1. Starvation tolerance is an important trait for animals, as most will encounter starvation within their lifetime. Sit-and-wait predators are better adapted to starvation owing to their naturally low encounter rate with prey. 2. Starvation tolerance was studied under three levels of disturbance of wormlion larvae, a strict sit-and-wait predator that constructs pits. 3. Frequently disturbed wormlions constructed pits less often, and larger individuals continued to construct pits more frequently than smaller ones. It was expected that a high disturbance level would lead to a high rate of mass loss, however, surprisingly, the rate of mass loss was not higher for the frequently disturbed group. This suggests that the energetic cost of pit construction and maintenance is not as high as previously suggested for other pit-building predators. 4. Larger individuals tolerated starvation better, in losing a lower proportion of their initial body mass and having higher chances of survival throughout the experiment. 5. The effect of starvation on the distance to neighbours was also investigated, and starved individuals were expected to maximise this distance in order to avoid interference competition. However, wormlions were usually clumped, and starvation or feeding had no effect on the pits' spatial pattern, suggesting that interference competition plays a minor role in this species. 6. Generally, wormlion larvae demonstrated a high starvation tolerance and low mortality rates even after 9 weeks of starvation.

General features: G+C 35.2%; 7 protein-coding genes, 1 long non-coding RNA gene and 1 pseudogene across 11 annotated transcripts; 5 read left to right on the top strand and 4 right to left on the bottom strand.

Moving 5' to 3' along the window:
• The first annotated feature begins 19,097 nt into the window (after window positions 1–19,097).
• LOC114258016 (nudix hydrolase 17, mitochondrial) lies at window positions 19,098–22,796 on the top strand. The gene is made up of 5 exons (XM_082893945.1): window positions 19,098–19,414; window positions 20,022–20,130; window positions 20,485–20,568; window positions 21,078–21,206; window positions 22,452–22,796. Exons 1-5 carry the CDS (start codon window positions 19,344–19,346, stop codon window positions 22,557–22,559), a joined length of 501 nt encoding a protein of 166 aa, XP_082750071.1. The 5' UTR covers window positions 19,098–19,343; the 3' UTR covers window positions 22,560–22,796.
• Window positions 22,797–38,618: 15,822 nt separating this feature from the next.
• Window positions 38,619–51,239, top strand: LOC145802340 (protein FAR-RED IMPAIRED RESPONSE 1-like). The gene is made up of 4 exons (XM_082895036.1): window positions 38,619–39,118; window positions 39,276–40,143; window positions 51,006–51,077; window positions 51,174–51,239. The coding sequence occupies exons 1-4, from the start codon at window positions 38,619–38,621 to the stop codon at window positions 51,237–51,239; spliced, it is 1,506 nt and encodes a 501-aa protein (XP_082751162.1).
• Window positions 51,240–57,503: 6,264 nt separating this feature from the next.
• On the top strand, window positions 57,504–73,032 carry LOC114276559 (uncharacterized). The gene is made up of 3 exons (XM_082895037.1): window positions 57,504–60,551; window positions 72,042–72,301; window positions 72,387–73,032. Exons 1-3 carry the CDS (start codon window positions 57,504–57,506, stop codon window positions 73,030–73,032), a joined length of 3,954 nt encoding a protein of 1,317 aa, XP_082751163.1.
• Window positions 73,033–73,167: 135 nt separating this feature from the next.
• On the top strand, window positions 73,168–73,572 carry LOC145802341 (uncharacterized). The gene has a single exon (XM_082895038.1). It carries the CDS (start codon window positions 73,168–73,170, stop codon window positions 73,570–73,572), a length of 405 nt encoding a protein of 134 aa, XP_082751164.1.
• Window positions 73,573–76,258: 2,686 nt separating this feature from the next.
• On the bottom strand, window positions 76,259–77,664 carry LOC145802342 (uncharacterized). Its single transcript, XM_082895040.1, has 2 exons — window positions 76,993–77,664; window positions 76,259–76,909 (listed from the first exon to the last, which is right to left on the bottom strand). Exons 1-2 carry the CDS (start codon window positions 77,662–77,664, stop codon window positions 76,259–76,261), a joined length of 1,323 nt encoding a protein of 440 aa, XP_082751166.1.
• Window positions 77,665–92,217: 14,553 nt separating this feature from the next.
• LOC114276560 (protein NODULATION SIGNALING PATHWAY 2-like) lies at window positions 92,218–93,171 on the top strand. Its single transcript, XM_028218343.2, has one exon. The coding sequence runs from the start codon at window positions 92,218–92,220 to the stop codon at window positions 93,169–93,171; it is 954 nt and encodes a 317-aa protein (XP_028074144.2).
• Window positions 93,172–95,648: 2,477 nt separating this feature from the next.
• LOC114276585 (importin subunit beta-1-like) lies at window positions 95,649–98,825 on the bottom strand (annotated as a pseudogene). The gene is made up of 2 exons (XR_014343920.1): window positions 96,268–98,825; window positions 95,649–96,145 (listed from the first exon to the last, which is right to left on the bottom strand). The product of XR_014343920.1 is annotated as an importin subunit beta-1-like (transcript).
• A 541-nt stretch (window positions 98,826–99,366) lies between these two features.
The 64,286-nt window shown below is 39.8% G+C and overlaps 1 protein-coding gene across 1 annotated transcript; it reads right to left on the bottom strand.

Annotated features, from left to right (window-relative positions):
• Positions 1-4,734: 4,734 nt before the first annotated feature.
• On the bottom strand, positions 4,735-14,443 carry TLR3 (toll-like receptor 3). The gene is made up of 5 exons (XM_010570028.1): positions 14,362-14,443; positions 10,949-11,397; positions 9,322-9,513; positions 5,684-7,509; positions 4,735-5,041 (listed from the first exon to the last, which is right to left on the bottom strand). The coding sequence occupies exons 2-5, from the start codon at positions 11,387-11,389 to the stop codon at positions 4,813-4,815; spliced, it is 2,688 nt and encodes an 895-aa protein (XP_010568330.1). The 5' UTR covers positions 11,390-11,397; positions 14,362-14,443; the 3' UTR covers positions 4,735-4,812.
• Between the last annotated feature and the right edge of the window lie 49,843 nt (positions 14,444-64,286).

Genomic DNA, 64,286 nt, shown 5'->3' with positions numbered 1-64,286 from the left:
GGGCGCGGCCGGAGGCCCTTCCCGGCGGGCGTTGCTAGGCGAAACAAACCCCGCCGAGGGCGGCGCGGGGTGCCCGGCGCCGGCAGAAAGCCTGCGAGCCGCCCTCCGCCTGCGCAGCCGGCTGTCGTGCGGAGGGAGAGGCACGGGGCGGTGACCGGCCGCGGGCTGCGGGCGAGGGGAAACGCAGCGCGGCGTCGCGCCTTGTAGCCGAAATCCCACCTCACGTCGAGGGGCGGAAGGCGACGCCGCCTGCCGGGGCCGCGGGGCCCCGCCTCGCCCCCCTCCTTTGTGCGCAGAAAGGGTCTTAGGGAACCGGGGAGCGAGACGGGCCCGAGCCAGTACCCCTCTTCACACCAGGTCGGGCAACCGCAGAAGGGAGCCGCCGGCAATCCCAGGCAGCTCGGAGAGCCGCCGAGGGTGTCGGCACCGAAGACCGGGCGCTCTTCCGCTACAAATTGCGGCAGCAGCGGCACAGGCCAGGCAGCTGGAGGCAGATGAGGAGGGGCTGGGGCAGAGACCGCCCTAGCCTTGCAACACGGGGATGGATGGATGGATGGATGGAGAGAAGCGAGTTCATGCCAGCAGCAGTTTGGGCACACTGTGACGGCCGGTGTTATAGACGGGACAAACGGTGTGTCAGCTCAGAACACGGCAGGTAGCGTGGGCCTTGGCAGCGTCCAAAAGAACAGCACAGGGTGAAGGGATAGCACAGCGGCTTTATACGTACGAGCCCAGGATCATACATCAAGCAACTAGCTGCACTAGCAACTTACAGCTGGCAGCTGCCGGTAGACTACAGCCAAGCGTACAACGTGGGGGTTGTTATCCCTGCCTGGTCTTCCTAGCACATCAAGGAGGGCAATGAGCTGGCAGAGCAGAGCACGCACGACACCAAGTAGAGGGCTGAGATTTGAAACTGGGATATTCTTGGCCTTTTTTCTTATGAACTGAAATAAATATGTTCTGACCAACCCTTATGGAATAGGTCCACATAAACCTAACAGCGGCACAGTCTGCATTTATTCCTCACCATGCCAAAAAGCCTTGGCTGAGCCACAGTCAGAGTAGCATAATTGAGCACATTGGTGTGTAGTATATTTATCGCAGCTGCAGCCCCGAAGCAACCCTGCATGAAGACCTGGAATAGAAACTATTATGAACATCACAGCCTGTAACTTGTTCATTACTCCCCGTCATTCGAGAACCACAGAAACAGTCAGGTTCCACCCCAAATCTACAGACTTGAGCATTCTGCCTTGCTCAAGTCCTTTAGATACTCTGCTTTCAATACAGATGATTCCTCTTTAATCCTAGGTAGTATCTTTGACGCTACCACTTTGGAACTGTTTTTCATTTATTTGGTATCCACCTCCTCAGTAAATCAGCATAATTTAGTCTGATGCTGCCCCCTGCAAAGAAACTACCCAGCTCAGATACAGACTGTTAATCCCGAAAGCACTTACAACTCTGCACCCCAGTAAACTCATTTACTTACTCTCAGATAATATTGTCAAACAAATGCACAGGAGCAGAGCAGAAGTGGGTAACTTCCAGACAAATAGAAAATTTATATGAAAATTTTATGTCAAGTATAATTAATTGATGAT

Bibliographical notePublisher Copyright:
© 2015 The Royal Entomological Society.
- Body size
- Nearest neighbour
- Starvation endurance